I built a Hebridean in 2018 from a kit. I used it extensively in the 2019 season especially on longer overnight passages and it worked very well. I was particularly surprised at how well it worked downwind. In fact I tried it dead downwind for a couple of hours on a leg between Ireland and the Isle of Man, and it was very quick to react to any changes in wind direction, and even seemed to cope well with the rolling that particular boat was fond of doing while DDW. It’s reasonably light in weight, so can be lifted off it’s mount when not in use, and the pendulum (the rudder type part, though not actually a rudder) can be quickly removed from the whole assembly, so the whole thing splits down into more manageable chunks.
I left Largs in Oct 2016 without having the wind-vane fully sorted on my wheel-steered Nicholson 32, Trompette. We went, day sailing, down the East coast of Ireland and round to Kinsale. Then across to Vigo in Spain, arriving very tired.
Down Portugal and round to Vilamoura, was the next stage where I left the boat for a year.
With the Hebridean better sorted, Oct. 2017 saw us go to Porto Santo (next to Madeira} and on to the Canaries. From there down to the Cabo Verde islands and across to Antigua in the Carribean just after Christmas.
The end of May saw us head North to Bermuda and then across to Flores in the Acores.
North East to Kinsale again and then back up the Irish Sea and back to Largs, arriving on the 5th Aug, last week.
All went well and the Hebridean did a wonderful job. I’d like to thank you for your help during the making of the kit and of course, for coming up with such an excellent design.
Best regards, Jonti Docker
Last weekend I attached the Hebridean to its transom mount for the first time. The wind was minimal, only 3-6knots. the tiller connection was only temporary and the steering lines have yet to find their places on the push pit. Steering by the Hebridean went super right from the start, I have sailed all wind angles and even done a gybe. Naturally in that wind the steering down wind was a bit slow in reaction time, the Hebridean can’t be blamed for that. The remote control works fabulous! Thanks again for a wonderful product!
Kind regards, Winfried
Yes my Hebridean going strong! Steered me single handed from U.K. with no problems but I have lengthen paddle because long overhang means it could spend time suspended in mid air in steep waves. Now very powerful so moved attachment to tiller back so quicker response in big following seas. Haven’t noticed over steer. Now at Papeete after three months French Polynesia. Going Tonga next couple days after 4.5m swell and 3.3 m waves subside off Cooks. But Steering gear handles that stuff brilliantly as when knocked around at stern instantly put back on course as the event takes place – no delay. However my Boat always well balanced and steers easily demonstrated by still on original cheap tiller lines still in perfect condition.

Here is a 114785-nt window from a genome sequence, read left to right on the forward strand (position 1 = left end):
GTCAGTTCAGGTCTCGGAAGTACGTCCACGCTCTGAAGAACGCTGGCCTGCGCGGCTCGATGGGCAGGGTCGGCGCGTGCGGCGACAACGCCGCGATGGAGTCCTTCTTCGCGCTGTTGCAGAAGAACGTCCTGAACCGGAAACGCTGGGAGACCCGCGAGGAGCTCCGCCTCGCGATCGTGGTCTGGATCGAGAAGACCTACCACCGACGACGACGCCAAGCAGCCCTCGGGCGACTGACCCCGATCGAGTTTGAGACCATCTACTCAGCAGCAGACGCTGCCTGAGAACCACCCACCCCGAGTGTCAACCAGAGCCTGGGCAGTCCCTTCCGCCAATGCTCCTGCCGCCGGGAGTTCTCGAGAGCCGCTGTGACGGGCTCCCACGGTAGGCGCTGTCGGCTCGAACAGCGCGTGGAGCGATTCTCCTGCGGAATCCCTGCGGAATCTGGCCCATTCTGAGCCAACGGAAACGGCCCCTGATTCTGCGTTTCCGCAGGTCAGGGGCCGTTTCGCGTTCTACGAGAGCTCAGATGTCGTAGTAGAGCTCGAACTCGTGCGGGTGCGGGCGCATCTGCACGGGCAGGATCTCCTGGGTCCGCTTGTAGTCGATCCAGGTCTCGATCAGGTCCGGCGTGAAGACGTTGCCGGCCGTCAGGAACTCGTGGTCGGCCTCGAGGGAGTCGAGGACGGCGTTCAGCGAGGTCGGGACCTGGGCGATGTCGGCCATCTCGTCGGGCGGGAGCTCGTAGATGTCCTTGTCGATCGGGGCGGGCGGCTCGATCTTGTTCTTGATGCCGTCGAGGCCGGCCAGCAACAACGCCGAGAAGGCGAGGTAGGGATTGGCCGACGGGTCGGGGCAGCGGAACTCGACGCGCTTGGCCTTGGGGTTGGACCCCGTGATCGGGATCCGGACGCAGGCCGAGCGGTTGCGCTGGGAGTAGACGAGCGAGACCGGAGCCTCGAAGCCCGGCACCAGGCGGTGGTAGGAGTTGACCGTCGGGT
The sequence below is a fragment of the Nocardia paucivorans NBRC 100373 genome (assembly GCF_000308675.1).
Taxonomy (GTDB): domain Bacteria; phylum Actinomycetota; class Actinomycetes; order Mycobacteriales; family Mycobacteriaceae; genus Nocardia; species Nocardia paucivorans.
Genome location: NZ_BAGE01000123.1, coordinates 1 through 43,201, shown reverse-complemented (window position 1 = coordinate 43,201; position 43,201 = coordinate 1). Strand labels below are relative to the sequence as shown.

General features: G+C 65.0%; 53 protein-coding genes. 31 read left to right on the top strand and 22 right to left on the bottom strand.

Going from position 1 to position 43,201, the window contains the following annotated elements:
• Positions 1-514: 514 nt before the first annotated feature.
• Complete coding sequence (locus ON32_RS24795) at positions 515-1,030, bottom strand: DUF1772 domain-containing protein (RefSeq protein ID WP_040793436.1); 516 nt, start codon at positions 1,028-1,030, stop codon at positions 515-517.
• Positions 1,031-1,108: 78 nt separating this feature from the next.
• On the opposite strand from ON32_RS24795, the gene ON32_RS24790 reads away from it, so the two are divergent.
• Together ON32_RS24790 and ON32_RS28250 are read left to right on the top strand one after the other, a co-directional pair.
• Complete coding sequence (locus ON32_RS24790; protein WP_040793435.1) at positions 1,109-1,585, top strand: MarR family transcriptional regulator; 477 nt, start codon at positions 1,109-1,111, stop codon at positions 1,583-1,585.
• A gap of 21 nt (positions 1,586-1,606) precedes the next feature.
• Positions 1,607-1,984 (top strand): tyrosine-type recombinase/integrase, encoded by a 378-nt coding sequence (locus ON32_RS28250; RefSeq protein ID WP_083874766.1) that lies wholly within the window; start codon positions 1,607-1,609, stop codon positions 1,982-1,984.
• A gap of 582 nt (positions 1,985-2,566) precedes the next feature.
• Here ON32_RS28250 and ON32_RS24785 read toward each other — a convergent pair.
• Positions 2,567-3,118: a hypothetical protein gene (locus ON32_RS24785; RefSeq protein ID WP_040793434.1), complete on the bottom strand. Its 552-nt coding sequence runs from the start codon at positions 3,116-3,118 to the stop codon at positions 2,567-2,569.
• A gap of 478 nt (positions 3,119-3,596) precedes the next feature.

My little 36 ft Seabreeze centre boarder has made some remarkable journeys under the gear! Averaged 139 nautical miles per day fr Marquesas to Tahiti. Best 24 run 156 miles so vane can handle the high speeds. Best run was 114 mile in 14 hrs- equivalent to over 190 miles in a day! Pays to have a yacht which is a copy of famous Finisterre!
Peculiar to my boat is mostly in lighter winds a lashed tiller to windward better that vane as tries to steer boat as wind fluctuating speeds influence apparent wind making gear too too sensitive when should just leave it steer the average. Any ideas John?
You know I converted my boat to a junk schooner in Falmouth two years ago. Do not regret! Set as much sail area as under spinnaker in light (sails in whisper used 5 gals fuel since Panama!), never go on deck, reef instantly. My wife flew out Tahiti. We went to Moorea. On way back 18 knots and rough we beat back the two yachts to Papeete when hard on the wind after overhauling one. Don’t know how as was surprised as not racing! Both longer! Vane handled it well. Hebridean Helmsman meant no loss speed perhaps? Now tested to 35 plus knot winds and rotten seas off Columbia. Under bare poles. Boat will not lie a hull but rockets off downwind by self. I do set vane then to help. Have a series drogue will employ if have to. Expect same on way to NZ
Use news on site. Will send more. Hope final leg NZ mid October.
Brilliant bit of kit John!
Yesterday was the big day and I tried out the gear for the first time. And it worked just brilliantly! A few things need to be finalised still but already I am totally amazed by its performance. We even steered through narrow tidal channels in the changeable and fluky winds in the lee of islands just by readjusting the vane base. Then tried downwind at about 165° app wind angle. At boat speed around 5 knots the app wind was almost non existent, maybe 2 or 3 knots and the Hebridean just kept us on a straight line without any problems.
Many thanks and best wishes Andre
Finally I can report back on my ‘Hebridean’, I finished it last May, I took a long time as I got a lot of enjoyment making the kit and finishing it to the best of my ability, the result was an impressive object much admired by all whose gaze fell upon the shiny gleaming unusual object.